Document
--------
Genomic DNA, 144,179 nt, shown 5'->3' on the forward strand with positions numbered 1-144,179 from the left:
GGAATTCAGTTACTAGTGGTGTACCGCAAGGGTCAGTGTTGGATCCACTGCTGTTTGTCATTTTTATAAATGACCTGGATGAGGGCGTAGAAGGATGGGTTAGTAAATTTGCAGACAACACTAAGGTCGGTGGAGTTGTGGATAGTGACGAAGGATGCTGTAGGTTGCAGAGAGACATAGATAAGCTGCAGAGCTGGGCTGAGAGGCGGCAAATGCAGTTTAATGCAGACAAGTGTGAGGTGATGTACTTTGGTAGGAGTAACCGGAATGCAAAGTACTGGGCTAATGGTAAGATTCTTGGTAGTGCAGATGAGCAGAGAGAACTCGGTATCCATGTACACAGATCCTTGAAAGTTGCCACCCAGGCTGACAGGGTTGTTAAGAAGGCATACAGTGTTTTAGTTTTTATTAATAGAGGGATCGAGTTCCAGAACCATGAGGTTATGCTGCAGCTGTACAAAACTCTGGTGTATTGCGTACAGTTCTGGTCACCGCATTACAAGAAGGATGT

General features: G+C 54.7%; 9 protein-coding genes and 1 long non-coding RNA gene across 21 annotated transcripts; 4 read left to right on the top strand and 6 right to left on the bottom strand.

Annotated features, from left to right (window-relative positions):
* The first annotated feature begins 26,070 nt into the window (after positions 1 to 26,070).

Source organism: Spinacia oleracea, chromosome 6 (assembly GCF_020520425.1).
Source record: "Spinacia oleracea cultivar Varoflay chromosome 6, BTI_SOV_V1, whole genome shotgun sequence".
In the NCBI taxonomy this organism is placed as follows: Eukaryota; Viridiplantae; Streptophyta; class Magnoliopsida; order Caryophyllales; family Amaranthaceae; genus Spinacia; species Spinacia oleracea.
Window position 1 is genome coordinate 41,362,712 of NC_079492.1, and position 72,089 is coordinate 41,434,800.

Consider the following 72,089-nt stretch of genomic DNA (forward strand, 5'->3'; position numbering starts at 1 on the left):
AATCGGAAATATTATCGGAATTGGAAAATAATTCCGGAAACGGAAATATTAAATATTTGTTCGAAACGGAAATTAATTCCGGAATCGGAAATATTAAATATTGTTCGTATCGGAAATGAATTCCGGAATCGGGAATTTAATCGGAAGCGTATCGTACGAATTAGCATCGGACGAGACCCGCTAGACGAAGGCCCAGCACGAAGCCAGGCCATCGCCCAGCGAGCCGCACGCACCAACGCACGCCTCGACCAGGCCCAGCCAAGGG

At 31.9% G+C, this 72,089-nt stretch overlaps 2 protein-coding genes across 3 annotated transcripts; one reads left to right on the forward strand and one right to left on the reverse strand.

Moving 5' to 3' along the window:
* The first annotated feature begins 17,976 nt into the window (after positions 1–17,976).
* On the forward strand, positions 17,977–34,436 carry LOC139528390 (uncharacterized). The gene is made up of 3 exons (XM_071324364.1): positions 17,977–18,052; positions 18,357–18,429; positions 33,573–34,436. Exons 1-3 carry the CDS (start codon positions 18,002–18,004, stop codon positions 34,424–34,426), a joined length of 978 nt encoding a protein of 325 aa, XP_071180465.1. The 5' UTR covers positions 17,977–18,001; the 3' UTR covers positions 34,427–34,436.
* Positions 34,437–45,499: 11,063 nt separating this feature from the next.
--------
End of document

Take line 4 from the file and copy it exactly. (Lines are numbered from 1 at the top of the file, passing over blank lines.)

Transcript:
Annotated features, from left to right (window-relative positions):